Diana Olick is an Emmy Award-winning journalist, currently serving as CNBC's real estate correspondent as well as the author of the Realty Check section on CNBC.com. She also contributes her real estate expertise to NBC's "Today" and "NBC Nightly News with Brian Williams."
Prior to joining CNBC in 2002, Olick spent seven years as a correspondent for CBS News.
Olick began her career as a local news reporter at WABI-TV in Bangor, Maine; WZZM-TV in Grand Rapids, Mich.; and KIRO-TV in Seattle. She joined CBS in 1994 as a New York-based correspondent for the "CBS Evening News with Dan Rather" and "The Early Show." She also contributed pieces to "48 Hours" and "Sunday Morning." During that time, she covered such stories as the World Trade Center conspiracy trial and the Boston abortion clinic shooting.
In 1995, Olick was assigned to cover the Midwest as a Dallas bureau correspondent. In the three years she was there, she covered all forms of natural disaster, including the crash of TWA Flight 800, the JonBenet Ramsey murder mystery and was the exclusive correspondent for the trial of Oklahoma City bomber Terry Nichols. During that time, she also took a temporary assignment in CBS' Moscow bureau, where she chronicled the brief presidential campaign of Mikhail Gorbachev.
In 1998, Olick was reassigned to the New York bureau and then immediately posted to Bahrain for the buildup to a possible second Gulf War. A year later, she went to Albania to cover the U.S. military buildup during the conflict in Kosovo.
Upon her return, Olick was reassigned to CBS' Washington bureau and the Capitol Hill beat. During Campaign 2000, Olick covered the Senate campaign of First Lady Hillary Rodham Clinton and later joined the Bush campaign as a special correspondent for "The Early Show." That fall, she was named Supreme Court correspondent; her first case was Bush v. Gore.
Olick has a B.A. in comparative literature with a minor in soviet studies from Columbia College in New York and a master's degree in journalism from Northwestern's Medill School of Journalism.
Follow Diana Olick on Twitter
I’m reporting a story on Lennar today. The sixth largest public homebuilder in the nation sent out an interesting letter to its contractors a few months ago offering them two choices: (A) Reduce your unpaid invoices as of 1-26-07 by a minimum of X [many have reported up to 20%]… or (B) Not reduce your unpaid invoices and be excluded from bidding future work for a minimum of 6 months. Those companies who choose to participate in this request and/or can exhibit the best price possible will continue to have every opportunity for future business with Lennar.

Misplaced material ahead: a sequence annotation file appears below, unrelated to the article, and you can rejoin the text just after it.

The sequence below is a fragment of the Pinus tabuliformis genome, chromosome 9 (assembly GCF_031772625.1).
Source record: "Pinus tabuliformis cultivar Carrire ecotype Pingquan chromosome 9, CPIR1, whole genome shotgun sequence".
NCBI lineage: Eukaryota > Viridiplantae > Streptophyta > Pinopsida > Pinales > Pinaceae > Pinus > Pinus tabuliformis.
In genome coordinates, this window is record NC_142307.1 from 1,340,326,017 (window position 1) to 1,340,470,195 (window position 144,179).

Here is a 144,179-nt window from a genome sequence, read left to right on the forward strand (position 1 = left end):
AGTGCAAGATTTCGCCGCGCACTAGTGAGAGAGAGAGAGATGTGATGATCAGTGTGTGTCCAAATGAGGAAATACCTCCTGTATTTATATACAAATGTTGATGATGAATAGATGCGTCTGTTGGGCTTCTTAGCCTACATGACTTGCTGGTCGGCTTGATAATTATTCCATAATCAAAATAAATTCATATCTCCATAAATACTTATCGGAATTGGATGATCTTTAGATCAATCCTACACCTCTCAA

I’m not going to talk about mortgages today. I’m not tired of the topic; I just want to remind myself that there are other stories playing out in the real estate market. Lest we forget, people are still buying and selling homes, legally and responsibly, and I want to focus on that for a minute.
Ok, I want to take a little space here to respond to a number of complaints you readers have been sending to the RealtyCheck mailbox. Don’t get me wrong, I love it that you’re riled up, I love it that you disagree, most of all I just love it that you read all this stuff, so here goes:
I’m working on this story today about the ripple effects of the subprime crisis on the wider mortgage markets, specifically something called an Alt-A loan. What’s an Alt-A? Well, I did a little net-search and found a wide variety of definitions:
Housing starts in February jumped 9% from a month ago but were still down 28.5% from a year ago, the Commerce Department reported. The February increase was the biggest since January of last year and followed a 14% drop the previous month.
With anxiety over the subprime mortgage market, calls for tighter lending standards, continued high inventory of unsold homes and home prices dropping from coast to coast, to call Tuesday’s housing starts number curious is an understatement. The U.S. Department of Commerce reports housing starts in February jumped 9% from a month ago but are still 28.5% below February 2006. This is the biggest jump since January of last year and comes off a 14% drop in starts in February.
Anxiety over trouble in the subprime mortgage market has home builders changing their vision of a recovery in the housing market. After a slow and steady rise from a low in September, the monthly survey of home builder confidence from the National Association of Home Builders slipped three points in March.
Continuing in the blame game … today we took a look at all the potential litigation, which will inevitably be the next bit of ooze in all this subprime seepage. Yesterday lawmakers on Capitol Hill were pointing fingers, then today, in New York City, Attorney General Andrew Cuomo, asked about the subprime market, jumps on the bandwagon, “We’re looking at that market as well.” Then in DC, at about the same time, Sen. Hillary Clinton says, “This market is clearly broken, and if we don’t fix it, it could threaten our entire housing market which in turn would threaten our entire economy.”